An autoimmune disease is the result of a malfunction in the immune system where healthy cells are mistaken for foreign bodies, causing the immune system to attack healthy cells in the body. It is estimated that as many as 50 million Americans suffer from some form of autoimmune disease. There are many different forms, and the symptoms and effects will vary from case to case. Treatment for autoimmune diseases typically focuses and managing pain and symptoms of the condition.
Signs and Symptoms of Autoimmune Disease
Autoimmune diseases can develop from a variety of factors with no known definitive causes for the onset of the disease. Some suspected sources are:
- Bacterial or viral infection
- Effects from certain drugs
- Chemical toxins
- Environmental pollutants
When the immune system determines that healthy cells are foreign, it begins to produce antibodies to fight off the healthy cells it believes to be the source of an illness or infection. When an autoimmune disease is suspected, a rheumatologist will administer tests to determine what antibodies are being produced. There are more than 80 potential autoimmune diseases and some of the most common areas affect can be:
- Joints and muscles
- Red blood cells
- Blood vessels
- Connective tissue
When faced with symptoms or an autoimmune disease diagnosis, it is very important to seek treatment from an experienced rheumatologist to find the best plan to manage symptoms. Dr. Susan Baker, MD specializes in Rheumatology and Internal Medicine in Beverly Hills, and offers patients everything from arthritis treatment to Lupus.
Most Common Autoimmune Diseases
Rheumatoid Arthritis – Rheumatoid arthritis is a chronic inflammation of the lining of the joints, leading to pain and swelling typically in the hands and feet. It can affect anyone, but is most prevalent in women over 40. Rheumatoid arthritis can sometimes affect other organs as well, such as skin, eyes, lungs and blood vessels. As with all autoimmune disorders, treatment focuses on managing pain and minimizing bone erosion and joint damage.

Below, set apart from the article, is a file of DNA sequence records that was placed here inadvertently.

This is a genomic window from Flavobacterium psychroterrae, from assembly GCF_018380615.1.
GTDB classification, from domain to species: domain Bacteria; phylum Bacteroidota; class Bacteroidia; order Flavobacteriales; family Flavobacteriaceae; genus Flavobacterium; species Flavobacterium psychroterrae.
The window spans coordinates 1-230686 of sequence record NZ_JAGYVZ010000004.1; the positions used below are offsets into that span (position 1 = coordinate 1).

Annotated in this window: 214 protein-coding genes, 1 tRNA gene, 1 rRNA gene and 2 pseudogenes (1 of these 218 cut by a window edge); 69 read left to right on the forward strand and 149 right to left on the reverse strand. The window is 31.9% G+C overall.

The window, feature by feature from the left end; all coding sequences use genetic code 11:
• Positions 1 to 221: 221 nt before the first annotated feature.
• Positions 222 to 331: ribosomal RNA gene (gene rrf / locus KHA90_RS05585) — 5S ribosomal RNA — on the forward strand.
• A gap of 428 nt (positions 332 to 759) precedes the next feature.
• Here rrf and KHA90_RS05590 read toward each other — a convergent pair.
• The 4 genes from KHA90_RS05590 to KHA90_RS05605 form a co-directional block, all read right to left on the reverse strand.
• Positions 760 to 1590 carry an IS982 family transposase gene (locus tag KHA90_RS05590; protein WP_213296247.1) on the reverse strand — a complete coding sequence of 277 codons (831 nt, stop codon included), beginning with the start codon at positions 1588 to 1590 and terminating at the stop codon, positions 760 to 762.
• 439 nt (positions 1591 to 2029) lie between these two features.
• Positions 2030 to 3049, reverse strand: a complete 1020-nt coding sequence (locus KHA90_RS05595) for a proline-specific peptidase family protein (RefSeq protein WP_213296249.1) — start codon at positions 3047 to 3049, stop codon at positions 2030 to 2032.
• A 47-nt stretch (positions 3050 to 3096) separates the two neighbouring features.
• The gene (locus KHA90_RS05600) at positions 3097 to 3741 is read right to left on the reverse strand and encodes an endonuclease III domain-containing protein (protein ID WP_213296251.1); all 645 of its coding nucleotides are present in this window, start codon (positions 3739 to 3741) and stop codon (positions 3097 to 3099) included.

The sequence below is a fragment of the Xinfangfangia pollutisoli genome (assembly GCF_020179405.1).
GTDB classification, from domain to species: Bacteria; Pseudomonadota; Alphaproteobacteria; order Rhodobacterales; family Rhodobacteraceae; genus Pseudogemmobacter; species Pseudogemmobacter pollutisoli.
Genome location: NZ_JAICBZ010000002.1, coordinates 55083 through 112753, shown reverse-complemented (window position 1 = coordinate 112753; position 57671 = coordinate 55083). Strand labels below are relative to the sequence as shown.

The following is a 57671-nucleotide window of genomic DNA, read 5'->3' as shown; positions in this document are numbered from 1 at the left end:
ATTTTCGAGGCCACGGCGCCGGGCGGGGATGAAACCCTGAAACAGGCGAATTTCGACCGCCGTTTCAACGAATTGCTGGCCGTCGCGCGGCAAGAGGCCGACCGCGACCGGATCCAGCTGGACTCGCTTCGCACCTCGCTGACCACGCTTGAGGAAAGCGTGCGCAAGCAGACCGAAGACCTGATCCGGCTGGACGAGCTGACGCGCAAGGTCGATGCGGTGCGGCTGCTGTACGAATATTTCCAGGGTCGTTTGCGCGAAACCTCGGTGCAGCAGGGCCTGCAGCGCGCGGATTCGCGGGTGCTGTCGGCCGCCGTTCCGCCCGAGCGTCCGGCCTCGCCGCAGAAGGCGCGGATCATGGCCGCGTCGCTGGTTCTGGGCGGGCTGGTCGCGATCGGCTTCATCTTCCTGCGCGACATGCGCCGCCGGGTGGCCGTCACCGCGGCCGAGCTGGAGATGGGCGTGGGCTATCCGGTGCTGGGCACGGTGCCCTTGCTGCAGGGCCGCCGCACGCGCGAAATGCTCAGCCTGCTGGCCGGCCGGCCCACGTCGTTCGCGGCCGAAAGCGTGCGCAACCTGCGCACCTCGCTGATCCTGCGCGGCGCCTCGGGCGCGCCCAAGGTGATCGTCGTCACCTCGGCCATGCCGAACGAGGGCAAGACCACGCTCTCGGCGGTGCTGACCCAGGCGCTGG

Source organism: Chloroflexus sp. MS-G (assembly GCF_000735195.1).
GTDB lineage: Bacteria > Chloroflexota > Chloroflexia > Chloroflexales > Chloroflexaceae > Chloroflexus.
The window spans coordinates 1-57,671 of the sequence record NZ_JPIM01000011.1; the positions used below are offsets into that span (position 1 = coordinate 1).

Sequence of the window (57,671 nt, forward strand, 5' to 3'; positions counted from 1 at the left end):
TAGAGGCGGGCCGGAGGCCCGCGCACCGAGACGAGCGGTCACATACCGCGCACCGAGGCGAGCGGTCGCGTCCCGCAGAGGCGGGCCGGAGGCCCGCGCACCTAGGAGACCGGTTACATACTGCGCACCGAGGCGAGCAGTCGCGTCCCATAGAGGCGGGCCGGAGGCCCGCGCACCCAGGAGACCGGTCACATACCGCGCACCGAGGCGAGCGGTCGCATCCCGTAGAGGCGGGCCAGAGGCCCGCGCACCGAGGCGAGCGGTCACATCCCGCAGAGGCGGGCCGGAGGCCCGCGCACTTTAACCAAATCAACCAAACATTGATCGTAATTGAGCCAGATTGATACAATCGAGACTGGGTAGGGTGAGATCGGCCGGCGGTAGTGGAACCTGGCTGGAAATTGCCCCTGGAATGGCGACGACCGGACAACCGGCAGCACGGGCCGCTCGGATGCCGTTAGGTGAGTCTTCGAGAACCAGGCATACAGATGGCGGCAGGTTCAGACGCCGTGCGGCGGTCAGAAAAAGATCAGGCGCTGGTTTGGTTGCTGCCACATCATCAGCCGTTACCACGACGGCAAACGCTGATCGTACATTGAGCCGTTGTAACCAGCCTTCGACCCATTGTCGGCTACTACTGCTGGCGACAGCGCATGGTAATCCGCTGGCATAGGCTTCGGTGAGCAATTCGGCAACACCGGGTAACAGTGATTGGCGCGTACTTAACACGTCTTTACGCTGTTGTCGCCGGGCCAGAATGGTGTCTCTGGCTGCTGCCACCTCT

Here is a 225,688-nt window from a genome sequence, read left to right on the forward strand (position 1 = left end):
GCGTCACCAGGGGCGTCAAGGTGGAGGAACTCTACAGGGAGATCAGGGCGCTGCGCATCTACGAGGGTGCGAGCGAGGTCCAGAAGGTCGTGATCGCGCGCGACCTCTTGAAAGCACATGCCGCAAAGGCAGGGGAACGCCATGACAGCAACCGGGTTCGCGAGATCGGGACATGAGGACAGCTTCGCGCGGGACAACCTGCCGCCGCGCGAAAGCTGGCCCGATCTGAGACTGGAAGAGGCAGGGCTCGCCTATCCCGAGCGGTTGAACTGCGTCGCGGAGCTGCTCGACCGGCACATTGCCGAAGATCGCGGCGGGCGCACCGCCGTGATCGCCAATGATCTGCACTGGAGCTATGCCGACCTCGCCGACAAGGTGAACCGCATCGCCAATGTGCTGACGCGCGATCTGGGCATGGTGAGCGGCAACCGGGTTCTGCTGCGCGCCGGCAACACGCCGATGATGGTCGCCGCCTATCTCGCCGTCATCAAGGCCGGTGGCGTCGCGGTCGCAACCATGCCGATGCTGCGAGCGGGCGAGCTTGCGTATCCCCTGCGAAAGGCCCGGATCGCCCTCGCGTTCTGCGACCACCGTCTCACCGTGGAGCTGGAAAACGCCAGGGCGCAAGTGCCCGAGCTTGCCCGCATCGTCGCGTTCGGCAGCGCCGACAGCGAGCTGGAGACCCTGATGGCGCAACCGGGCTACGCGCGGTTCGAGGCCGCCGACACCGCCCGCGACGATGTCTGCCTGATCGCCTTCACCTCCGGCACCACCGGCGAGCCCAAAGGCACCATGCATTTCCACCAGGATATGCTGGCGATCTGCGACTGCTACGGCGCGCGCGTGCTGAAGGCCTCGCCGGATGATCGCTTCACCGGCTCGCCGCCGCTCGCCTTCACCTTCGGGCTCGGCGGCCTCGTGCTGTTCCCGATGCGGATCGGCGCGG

Juvenile Rheumatoid Arthritis – Juvenile rheumatoid arthritis is the most common form of arthritis in children under 16. Symptoms usually include pain and swelling in the joints, and can vary from moderate to severe. In some cases, symptoms will subside over time while others can persist well into adulthood.
Systemic Lupus Erythematosus (Lupus) – Lupus can be difficult to diagnose because it shares symptoms with many other disorders. The inflammation resulting from lupus can affect many different areas of the body, from the lungs, heart, joints, skin, kidneys, and brain. Like rheumatoid arthritis, lupus is more prevalent in women and can sometimes be identified by a butterfly-shaped rash on the face, along with photosensitivity, fatigue and fever, joint pain, and other skin lesions that worsen under sun exposure.
Psoriatic Arthritis – People with the skin condition psoriasis sometimes develop arthritis as well, but in certain cases the joint inflammation can occur before the skin rash. The main symptoms of psoriasis are joint pain, swelling, and stiffness. The condition can affect any part of the body, such as the fingertips and spine, and range from mild to severe.
Inflammatory Bowel Arthritis (Crohn’s Disease and Ulcerative Colitis) – With inflammatory bowel arthritis (or IBA), inflammation affects the intestines. With ulcerative colitis, the colon or large intestine are affected. Crohn’s Disease can affect any part of the gastrointestinal tract, but usually occurs in either the small intestine or colon or both.
Arthritis Treatment in Beverly Hills
Are you experiencing symptoms or have already been diagnosed with an autoimmune disease? If so, contact Dr. Susan Baker MD in Beverly Hills today at (310) 448-2693 or online for an appointment or consultation.
Next, read more about 6 Common Questions About Arthritis.